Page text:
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Is A Solid Axle Right For You?

Posted in How To: Suspension Brakes on May 1, 2012
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Luddites were English textile workers who opposed technology because it reduced labor. As a form of protest they burnt down factories. Often the term Luddite is applied to anyone standing in the way of the progress and evolution of technology. We may be Luddites, but we’re here to say we still like solid axles, and don’t think we will stop burning some metal as we cut out IFS and weld in a solid front axle. Even though we are now down to just three new vehicle models available with a solid front axle in the U.S.—Jeep Wrangler, Ford Super Duty, and Ram heavy-duty trucks (four if you count the über-expensive Mercedes G-class)—we’re still huge proponents of the driven beam axle construction for off-road use.

But hold on a second. If every manufacturer is offering an independent front suspension (IFS) in its 4x4s and some are even offering an independent rear suspension (IRS), then are we just being ignorant cavemen by still cheering on our heavy, strong, rock-simple solid axles? We admit we have serious respect for IFS and IRS, as can be seen by the Ultimate F-150 we built last year and the Land Rover LR4 that won our previous year’s 4x4 of the Year contest. Both are fitted with IFS, and the Land Rover is also fitted with IRS.

So where does this leave you, dear reader? The options for a 4x4 trail rig platform with IFS far outnumber the solid-axle vehicles, but the aftermarket support for serious off-road use and abuse is stacked in the corner of solid-axle vehicles (mostly behind the Jeep Wrangler). If you have an IFS 4x4, are you out of luck? Are you destined to chop, grind, and weld a big chunk of steel where your wishy-washy A-arms or twin traction beams used to live? Or are the winds of change blowing and the heavy caveman clubs of Dana 44s, 60s and all the other massive unsprung axle weights destined to be buried by the sands of time?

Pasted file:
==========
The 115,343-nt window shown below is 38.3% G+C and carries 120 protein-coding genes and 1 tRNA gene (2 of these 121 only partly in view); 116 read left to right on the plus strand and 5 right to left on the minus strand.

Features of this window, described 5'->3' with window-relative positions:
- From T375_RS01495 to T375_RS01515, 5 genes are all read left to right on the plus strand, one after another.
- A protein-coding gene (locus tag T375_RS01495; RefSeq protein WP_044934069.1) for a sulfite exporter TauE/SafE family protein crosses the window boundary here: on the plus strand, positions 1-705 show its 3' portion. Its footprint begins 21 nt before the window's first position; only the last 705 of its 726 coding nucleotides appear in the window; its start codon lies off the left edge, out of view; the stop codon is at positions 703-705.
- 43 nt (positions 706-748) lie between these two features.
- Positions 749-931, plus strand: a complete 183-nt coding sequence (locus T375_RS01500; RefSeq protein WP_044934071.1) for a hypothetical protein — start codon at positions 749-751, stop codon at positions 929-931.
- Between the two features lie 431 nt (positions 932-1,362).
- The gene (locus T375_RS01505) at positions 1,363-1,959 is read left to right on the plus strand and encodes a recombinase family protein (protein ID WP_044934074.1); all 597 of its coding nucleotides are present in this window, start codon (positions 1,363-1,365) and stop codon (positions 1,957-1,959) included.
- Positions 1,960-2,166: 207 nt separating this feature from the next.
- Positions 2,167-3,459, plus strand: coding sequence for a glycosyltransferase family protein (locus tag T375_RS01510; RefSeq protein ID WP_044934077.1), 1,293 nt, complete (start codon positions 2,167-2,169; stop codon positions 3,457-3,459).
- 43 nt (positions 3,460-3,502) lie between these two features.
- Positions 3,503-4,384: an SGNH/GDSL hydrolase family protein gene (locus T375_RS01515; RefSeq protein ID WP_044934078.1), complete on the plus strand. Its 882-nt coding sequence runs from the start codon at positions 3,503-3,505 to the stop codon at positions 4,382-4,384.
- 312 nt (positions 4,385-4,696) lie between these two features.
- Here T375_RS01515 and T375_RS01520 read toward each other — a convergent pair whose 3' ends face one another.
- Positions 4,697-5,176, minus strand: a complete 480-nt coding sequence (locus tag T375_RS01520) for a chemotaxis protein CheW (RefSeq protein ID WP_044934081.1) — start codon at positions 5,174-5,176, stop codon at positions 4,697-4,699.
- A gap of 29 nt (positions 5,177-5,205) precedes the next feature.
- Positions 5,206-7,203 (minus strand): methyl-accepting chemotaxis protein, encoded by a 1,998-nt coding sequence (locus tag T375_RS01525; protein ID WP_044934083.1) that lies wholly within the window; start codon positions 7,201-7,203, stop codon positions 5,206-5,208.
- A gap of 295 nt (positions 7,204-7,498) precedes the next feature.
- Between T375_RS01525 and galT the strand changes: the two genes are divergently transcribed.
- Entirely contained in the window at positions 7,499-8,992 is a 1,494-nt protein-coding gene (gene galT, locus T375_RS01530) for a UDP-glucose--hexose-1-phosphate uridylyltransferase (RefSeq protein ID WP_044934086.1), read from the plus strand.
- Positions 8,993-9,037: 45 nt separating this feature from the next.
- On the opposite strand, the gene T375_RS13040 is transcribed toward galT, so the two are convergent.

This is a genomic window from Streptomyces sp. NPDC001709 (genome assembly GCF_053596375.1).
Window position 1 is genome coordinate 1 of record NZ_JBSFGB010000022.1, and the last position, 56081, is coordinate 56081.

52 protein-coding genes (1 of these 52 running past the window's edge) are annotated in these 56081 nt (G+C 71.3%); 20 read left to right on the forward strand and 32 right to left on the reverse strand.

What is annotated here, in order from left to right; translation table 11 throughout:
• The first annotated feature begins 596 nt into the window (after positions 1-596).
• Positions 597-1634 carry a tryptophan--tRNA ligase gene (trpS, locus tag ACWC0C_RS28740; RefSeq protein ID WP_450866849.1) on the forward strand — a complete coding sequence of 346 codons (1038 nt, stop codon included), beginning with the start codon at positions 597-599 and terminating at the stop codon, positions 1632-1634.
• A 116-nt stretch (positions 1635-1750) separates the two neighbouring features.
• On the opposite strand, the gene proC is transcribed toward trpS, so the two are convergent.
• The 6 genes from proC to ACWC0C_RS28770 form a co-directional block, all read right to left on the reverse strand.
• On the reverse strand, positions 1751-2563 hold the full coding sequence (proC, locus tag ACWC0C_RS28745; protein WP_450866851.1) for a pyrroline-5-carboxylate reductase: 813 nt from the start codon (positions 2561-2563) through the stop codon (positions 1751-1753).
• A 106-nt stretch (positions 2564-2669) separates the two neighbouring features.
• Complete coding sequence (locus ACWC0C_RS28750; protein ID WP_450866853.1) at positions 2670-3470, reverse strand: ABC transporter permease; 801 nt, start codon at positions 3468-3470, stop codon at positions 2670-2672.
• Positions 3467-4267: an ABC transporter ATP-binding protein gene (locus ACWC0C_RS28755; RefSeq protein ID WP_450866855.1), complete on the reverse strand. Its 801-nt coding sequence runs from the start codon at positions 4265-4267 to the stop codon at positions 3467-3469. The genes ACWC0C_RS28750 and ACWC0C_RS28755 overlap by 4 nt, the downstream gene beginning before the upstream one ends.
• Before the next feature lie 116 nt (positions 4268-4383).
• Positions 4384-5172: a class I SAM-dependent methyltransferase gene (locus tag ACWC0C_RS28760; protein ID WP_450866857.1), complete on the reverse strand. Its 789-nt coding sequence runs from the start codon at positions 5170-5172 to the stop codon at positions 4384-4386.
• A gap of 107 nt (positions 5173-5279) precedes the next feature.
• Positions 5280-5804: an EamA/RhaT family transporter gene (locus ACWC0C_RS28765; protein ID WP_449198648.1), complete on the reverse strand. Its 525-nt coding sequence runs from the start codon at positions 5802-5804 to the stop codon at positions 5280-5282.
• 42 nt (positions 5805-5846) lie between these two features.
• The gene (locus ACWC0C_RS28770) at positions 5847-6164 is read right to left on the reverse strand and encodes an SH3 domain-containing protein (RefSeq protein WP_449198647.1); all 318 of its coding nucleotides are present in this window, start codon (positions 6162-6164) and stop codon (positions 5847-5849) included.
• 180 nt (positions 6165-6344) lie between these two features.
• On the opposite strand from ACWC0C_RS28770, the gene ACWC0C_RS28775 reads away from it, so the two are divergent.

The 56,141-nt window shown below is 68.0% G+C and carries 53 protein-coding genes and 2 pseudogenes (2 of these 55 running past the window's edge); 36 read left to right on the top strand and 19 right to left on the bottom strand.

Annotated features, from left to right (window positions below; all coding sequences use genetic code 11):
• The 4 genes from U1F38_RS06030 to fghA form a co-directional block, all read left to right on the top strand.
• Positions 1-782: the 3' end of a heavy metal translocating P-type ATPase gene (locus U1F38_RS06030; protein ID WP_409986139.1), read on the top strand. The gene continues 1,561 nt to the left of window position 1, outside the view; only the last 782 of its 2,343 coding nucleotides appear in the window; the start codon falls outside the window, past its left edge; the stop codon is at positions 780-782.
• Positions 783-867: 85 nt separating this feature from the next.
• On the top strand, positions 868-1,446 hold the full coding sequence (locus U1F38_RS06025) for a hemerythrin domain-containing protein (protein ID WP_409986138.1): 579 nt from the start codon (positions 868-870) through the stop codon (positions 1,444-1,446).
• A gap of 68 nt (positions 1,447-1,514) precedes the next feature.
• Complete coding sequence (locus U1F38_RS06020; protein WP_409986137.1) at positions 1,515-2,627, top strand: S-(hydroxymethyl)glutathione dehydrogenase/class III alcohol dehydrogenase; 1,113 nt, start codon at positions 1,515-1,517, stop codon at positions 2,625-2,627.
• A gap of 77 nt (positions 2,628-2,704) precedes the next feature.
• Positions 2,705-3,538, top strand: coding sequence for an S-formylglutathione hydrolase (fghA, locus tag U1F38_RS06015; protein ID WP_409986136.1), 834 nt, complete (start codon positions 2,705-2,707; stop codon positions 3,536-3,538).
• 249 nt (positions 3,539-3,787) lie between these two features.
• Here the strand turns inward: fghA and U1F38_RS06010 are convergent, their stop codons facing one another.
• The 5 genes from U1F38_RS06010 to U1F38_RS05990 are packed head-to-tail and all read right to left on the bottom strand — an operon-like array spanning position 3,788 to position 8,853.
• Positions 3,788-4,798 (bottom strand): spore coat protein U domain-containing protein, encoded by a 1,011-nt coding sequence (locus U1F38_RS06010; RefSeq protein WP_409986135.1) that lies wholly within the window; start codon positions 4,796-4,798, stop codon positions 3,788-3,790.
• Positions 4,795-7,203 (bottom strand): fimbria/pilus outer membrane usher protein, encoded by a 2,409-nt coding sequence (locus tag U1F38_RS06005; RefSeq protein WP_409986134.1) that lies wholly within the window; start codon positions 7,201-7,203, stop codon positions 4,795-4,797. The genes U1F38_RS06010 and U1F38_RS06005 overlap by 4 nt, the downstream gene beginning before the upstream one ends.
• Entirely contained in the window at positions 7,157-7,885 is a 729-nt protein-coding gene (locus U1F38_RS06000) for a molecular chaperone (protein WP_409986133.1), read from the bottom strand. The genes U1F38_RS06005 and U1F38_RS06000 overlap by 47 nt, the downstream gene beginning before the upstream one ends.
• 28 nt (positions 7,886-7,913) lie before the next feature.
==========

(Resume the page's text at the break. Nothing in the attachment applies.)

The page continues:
Every new small-body and 1⁄2-ton 4x4 truck and most SUVs currently sold have independent front suspension (IFS), meaning their front wheels move independently of each other. IFS has the benefit of less unsprung weight and, in turns, improved ride quality over a solid front axle. IFS is commonly assembled with two A-arms and a knuckle per side, though twin-traction beam is an IFS suspension found on some older Ford vehicles. Torsion bars, coils, or most commonly coilover shocks are the spring of choice on IFS vehicles.

Spoiler alert! There is no right answer, but read this before you spark that torch or order those long-travel A-arms.

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Currie Enterprises
Corona, CA 92880
Huntington Beach, CA 92647
RCV Performance
Loves Park, IL
Fox Racing Shox
Watsonville, CA 95076
Spidertrax Off-Road
Longmont, CO 80503
Randy Ellis Design
Phoenix, AZ 85017

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